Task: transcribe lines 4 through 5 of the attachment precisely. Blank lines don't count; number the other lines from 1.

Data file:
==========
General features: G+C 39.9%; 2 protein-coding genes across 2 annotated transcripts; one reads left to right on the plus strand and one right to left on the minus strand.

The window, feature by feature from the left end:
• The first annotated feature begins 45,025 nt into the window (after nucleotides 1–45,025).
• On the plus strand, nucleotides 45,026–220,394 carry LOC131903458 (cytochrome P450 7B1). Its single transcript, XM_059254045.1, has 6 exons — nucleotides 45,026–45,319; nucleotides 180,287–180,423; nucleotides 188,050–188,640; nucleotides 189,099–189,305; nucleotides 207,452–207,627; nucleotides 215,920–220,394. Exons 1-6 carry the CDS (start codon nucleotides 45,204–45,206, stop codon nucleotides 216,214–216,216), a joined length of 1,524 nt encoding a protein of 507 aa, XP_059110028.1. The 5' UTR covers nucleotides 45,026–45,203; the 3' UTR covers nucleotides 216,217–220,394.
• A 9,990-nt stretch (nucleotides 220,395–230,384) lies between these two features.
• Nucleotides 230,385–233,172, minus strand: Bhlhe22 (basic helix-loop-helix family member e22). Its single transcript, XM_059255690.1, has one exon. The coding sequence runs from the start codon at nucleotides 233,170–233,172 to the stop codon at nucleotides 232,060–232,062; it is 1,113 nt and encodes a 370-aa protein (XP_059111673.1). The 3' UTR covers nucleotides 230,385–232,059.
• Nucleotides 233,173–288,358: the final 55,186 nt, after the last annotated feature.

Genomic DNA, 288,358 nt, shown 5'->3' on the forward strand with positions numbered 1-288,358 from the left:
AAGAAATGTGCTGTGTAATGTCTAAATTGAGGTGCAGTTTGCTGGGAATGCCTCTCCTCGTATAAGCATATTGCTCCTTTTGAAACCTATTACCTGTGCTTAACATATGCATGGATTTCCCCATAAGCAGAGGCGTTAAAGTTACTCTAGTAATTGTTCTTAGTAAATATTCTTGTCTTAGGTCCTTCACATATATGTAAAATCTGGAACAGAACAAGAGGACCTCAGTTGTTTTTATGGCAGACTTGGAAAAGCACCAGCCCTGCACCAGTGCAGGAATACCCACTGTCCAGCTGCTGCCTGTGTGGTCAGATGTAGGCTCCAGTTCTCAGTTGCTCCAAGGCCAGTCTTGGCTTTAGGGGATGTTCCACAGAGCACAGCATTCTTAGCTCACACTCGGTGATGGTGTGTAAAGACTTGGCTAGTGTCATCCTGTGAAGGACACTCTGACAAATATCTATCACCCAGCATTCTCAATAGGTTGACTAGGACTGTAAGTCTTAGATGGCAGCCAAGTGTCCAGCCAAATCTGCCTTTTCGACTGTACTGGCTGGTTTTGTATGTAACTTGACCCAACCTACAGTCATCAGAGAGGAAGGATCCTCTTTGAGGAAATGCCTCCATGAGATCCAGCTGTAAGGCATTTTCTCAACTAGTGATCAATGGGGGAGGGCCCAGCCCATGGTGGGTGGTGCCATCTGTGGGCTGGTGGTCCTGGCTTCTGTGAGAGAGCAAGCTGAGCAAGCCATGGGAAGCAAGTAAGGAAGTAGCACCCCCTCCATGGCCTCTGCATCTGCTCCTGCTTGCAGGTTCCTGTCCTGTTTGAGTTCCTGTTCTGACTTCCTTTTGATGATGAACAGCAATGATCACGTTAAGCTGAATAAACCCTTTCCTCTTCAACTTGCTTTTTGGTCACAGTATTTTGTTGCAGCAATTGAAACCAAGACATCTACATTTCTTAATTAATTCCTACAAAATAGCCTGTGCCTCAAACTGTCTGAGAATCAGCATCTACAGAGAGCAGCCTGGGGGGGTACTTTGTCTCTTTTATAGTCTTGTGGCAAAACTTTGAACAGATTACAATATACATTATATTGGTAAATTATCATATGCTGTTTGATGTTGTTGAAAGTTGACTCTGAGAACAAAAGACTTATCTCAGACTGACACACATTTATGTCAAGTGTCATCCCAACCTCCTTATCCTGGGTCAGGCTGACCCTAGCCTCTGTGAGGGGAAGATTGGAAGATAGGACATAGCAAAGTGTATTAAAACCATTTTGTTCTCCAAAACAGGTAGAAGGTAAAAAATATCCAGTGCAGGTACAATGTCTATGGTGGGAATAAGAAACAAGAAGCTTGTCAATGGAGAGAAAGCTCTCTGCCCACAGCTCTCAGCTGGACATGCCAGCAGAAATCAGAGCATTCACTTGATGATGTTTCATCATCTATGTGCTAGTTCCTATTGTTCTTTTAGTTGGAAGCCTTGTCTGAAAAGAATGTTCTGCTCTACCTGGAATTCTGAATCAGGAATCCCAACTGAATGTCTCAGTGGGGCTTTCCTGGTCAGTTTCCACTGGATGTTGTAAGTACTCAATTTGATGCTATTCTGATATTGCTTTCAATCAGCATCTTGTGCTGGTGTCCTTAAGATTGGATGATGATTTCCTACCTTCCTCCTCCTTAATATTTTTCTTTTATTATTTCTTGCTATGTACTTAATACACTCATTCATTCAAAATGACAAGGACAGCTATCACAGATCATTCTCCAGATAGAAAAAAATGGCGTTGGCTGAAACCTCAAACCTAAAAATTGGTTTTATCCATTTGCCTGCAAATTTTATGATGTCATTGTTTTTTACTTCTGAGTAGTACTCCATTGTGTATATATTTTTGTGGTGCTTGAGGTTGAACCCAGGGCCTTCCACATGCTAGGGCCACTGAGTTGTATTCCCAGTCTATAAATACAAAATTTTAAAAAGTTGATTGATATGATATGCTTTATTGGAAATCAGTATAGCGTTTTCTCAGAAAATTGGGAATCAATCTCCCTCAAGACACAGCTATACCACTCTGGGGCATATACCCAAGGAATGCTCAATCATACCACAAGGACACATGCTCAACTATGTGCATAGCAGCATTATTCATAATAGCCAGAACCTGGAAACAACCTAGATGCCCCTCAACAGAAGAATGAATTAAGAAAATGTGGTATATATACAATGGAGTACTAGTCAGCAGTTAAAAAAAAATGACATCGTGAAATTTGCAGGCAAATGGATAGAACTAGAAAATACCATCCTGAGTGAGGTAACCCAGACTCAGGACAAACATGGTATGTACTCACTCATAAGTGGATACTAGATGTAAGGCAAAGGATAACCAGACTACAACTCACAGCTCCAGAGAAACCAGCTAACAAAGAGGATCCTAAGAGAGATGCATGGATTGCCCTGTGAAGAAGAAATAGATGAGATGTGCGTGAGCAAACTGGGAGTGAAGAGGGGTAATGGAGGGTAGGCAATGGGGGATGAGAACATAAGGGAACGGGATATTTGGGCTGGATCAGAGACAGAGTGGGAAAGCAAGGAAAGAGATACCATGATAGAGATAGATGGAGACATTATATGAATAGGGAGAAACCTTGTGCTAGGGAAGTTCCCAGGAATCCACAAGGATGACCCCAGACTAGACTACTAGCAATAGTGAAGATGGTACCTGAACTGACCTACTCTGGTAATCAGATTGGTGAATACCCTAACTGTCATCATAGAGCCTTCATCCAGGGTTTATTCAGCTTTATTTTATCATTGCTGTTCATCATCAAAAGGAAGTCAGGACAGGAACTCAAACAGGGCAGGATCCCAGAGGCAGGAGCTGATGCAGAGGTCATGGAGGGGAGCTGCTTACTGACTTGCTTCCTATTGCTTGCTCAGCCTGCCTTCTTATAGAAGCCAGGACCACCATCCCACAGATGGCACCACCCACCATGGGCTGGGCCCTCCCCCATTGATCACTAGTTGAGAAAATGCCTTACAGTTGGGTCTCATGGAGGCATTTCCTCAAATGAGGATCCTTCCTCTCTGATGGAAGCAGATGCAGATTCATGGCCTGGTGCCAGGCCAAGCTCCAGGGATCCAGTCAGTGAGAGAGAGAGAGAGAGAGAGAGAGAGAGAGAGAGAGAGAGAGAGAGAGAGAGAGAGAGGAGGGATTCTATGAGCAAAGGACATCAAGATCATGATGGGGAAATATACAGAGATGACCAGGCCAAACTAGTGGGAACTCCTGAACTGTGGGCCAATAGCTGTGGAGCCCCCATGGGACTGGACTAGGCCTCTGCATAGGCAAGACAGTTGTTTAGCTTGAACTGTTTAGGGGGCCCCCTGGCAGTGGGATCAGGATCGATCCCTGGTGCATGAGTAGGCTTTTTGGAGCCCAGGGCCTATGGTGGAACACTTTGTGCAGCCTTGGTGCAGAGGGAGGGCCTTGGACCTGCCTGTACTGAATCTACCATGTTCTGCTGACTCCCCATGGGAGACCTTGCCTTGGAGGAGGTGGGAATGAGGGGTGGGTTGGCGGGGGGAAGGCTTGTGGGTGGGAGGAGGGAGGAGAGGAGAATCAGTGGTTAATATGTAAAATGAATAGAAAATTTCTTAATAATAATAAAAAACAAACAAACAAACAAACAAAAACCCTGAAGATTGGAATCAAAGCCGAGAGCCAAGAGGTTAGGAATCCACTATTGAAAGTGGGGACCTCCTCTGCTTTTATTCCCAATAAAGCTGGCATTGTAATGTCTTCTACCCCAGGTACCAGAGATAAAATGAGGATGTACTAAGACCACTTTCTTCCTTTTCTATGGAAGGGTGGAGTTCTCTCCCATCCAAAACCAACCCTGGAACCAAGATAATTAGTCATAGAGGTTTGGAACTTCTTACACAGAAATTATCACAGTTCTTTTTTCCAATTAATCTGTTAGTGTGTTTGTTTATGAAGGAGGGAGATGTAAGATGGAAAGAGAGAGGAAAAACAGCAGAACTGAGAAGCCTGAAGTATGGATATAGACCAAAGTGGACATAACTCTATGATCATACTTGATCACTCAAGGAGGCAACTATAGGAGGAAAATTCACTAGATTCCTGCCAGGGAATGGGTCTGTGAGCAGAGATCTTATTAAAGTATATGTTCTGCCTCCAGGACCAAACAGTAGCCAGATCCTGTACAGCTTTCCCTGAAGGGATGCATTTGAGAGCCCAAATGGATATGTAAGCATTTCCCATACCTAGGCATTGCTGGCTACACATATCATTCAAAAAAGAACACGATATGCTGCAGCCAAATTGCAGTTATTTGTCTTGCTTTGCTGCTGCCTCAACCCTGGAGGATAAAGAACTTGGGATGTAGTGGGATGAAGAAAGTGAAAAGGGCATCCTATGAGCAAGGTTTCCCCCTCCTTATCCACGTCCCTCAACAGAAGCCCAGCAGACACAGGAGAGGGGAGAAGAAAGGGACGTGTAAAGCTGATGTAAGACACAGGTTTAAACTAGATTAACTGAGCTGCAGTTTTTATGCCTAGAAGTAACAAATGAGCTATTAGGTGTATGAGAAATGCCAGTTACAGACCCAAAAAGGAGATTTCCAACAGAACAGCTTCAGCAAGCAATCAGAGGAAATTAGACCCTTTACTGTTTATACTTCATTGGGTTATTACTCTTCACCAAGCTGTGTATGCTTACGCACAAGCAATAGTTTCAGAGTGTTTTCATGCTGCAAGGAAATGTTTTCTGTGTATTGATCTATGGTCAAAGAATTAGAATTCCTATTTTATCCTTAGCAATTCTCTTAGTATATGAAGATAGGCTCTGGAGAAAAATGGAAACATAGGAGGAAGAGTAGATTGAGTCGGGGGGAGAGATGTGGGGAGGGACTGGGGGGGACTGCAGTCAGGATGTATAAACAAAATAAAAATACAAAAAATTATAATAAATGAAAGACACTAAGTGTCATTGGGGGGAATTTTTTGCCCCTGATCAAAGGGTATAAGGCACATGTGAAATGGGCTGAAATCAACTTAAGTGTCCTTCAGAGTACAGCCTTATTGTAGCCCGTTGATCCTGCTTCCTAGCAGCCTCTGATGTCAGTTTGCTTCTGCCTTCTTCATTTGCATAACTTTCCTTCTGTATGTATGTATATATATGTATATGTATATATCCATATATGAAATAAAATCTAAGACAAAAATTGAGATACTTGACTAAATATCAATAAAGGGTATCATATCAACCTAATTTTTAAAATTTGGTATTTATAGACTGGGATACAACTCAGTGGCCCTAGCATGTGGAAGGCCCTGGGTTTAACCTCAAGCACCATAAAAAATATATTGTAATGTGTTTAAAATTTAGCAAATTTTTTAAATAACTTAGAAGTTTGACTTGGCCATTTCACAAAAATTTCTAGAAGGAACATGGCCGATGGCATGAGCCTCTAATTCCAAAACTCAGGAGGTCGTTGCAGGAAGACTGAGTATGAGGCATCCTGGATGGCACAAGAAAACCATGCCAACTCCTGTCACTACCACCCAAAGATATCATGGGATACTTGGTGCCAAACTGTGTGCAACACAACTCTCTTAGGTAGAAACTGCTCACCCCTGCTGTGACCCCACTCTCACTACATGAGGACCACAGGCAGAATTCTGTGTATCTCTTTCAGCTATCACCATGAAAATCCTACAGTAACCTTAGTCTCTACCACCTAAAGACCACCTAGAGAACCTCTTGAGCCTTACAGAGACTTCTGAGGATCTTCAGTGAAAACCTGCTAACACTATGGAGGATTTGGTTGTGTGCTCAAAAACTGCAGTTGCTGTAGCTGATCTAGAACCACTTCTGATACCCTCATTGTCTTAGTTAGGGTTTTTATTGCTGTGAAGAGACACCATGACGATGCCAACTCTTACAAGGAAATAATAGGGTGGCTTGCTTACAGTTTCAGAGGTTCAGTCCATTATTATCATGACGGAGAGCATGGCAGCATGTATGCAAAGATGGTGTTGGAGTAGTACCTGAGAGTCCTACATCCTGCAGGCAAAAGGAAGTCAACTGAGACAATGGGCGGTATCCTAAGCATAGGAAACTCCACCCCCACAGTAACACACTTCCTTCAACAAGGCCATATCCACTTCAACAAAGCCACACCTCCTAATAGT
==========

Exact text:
• On the plus strand, nucleotides 45,026–220,394 carry LOC131903458 (cytochrome P450 7B1). Its single transcript, XM_059254045.1, has 6 exons — nucleotides 45,026–45,319; nucleotides 180,287–180,423; nucleotides 188,050–188,640; nucleotides 189,099–189,305; nucleotides 207,452–207,627; nucleotides 215,920–220,394. Exons 1-6 carry the CDS (start codon nucleotides 45,204–45,206, stop codon nucleotides 216,214–216,216), a joined length of 1,524 nt encoding a protein of 507 aa, XP_059110028.1. The 5' UTR covers nucleotides 45,026–45,203; the 3' UTR covers nucleotides 216,217–220,394.
• A 9,990-nt stretch (nucleotides 220,395–230,384) lies between these two features.